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Your Environment. Your Health.

A PULSED CONDENSATION PARTICLE COUNTER FOR LOW-COST MONITORING OF ULTRAFINE AIRBORNE PARTICLES

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Principal Investigator: Hering, Susanne Vera
Institute Receiving Award Aerosol Dynamics, Inc.
Location Berkeley, CA
Grant Number R43ES031458
Funding Organization National Institute of Environmental Health Sciences
Award Funding Period 01 Apr 2020 to 31 Oct 2021
DESCRIPTION (provided by applicant): A PULSED CONDENSATION PARTICLE COUNTER FOR LOW-COST MONITORING OF ULTRAFINE AIRBORNE PARTICLES ABSTRACT This project will design, develop and validate a new approach for monitoring the number concentration of fine and ultrafine airborne particles. Ultrafine particles are specifically implicated in health, and yet are not detected by currently-used low-cost sensors. Our approach is a Pulsed Condensation Particle Counter which uses adiabatic expansion combined with single particle counting. With modern optical sensors, single particle counting is quite feasible, and is more precise than the ensemble measurements of prior automated adiabatic counters. Our analysis shows that our new method should be much more energy-efficient than the laminar flow condensation methods now used, as no heating or cooling of the components is required. Our target is an affordable ($<3000), portable instrument that measures the particle number concentration with known accuracy and precision, and that bridges the gap in between the low-cost “citizen science” devices and research-grade instruments. This Phase I project will assess the feasibility of our concept as a low-cost sensor through modeling and experiment. It addresses the critical method components, namely system sizing, expansion rate, humidification and optical detection. Numerical modeling will examine the saturation ratio resulting from expansion in the presence of heat and water vapor transport from the walls, and how this varies with the aspect ratio of the expansion volume. This modeling will guide the design of critical components, which will then be built and tested with laboratory aerosols of known size and composition. The project will examine cost-efficient means of optical detection of the condensationally enlarged particles, including coincidence corrections. These components will be tested using existing electronics, and these experimental data will provide a basis for estimating the accuracy, precision, size, weight, power use and cost of a fully packaged system.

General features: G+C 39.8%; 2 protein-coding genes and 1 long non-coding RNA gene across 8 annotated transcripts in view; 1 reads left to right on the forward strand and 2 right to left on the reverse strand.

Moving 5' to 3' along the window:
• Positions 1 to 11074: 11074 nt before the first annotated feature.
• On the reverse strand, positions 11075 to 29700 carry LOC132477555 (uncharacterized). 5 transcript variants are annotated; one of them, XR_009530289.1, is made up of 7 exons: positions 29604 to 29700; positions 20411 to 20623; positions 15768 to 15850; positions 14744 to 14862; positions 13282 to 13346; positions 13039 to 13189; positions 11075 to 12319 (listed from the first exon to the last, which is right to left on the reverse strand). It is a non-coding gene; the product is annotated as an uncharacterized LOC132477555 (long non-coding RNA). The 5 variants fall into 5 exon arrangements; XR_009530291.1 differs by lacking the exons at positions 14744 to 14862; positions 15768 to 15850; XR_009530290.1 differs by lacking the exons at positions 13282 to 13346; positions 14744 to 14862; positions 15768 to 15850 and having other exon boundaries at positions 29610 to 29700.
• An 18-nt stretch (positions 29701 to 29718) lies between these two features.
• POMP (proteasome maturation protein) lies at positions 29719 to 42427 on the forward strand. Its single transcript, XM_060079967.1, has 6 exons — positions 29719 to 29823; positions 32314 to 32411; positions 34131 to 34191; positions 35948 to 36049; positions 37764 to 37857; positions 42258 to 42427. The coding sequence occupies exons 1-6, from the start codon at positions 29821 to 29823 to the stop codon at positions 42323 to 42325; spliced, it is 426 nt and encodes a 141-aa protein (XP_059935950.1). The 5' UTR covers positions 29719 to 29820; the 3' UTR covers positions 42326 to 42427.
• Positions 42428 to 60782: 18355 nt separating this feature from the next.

Science Code(s)/Area of Science(s) Primary: 74 - Biosensors/Biomarkers
Secondary: 03 - Carcinogenesis/Cell Transformation
Publications No publications associated with this grant
Program Officer Lingamanaidu Ravichandran
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